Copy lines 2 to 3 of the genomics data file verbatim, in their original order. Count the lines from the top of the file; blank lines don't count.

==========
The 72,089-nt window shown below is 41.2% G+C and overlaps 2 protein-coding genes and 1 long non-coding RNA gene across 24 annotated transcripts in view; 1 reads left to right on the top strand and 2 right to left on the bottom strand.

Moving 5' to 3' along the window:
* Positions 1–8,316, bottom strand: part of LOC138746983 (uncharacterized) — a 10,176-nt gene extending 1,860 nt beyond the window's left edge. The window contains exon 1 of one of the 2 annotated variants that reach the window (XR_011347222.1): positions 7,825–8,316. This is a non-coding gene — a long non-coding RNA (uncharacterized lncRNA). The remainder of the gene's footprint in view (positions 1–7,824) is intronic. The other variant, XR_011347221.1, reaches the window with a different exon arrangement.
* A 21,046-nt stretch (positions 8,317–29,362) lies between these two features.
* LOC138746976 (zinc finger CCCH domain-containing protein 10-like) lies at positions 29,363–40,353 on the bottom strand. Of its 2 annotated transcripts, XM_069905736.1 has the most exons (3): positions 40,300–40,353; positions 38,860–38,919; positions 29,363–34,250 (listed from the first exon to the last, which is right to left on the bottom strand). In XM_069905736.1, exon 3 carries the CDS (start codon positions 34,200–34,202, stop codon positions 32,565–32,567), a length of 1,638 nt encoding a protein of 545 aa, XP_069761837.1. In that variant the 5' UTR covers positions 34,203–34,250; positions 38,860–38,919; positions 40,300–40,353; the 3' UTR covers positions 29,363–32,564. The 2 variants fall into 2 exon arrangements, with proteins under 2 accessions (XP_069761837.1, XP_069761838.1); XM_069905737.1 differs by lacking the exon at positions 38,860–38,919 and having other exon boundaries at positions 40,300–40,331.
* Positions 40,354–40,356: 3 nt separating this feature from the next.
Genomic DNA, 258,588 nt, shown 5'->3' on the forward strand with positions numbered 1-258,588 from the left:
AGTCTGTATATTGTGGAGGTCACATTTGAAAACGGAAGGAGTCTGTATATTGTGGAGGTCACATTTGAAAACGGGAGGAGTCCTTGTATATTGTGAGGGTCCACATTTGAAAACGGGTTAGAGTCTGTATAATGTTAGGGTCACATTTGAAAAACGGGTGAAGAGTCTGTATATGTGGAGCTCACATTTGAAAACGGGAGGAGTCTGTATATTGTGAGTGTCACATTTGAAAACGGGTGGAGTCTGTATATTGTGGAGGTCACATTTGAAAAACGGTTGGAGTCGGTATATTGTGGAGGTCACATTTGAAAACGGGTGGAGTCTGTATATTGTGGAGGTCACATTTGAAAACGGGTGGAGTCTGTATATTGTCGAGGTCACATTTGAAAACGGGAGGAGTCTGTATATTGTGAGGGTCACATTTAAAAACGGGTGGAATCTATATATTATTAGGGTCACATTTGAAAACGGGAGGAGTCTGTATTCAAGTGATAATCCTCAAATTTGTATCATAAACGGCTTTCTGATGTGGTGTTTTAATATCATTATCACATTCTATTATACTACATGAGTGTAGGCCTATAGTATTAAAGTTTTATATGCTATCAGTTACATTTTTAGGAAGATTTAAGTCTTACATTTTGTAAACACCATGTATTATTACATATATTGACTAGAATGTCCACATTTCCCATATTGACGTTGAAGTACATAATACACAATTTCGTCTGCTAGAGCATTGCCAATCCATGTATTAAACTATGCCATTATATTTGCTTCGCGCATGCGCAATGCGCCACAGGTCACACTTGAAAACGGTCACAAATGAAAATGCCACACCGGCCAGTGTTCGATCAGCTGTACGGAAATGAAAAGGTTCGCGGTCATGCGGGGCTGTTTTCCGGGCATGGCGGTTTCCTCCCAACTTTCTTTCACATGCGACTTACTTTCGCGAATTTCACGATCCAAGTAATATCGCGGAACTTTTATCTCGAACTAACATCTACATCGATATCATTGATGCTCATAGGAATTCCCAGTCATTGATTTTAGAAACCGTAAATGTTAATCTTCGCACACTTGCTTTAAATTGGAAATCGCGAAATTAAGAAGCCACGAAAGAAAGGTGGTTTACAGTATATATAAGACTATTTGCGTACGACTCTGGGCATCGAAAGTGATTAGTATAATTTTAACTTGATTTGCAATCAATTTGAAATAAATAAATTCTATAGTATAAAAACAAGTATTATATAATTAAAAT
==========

Moving 5' to 3' along the window:
* Positions 1–8,316, bottom strand: part of LOC138746983 (uncharacterized) — a 10,176-nt gene extending 1,860 nt beyond the window's left edge. The window contains exon 1 of one of the 2 annotated variants that reach the window (XR_011347222.1): positions 7,825–8,316. This is a non-coding gene — a long non-coding RNA (uncharacterized lncRNA). The remainder of the gene's footprint in view (positions 1–7,824) is intronic. The other variant, XR_011347221.1, reaches the window with a different exon arrangement.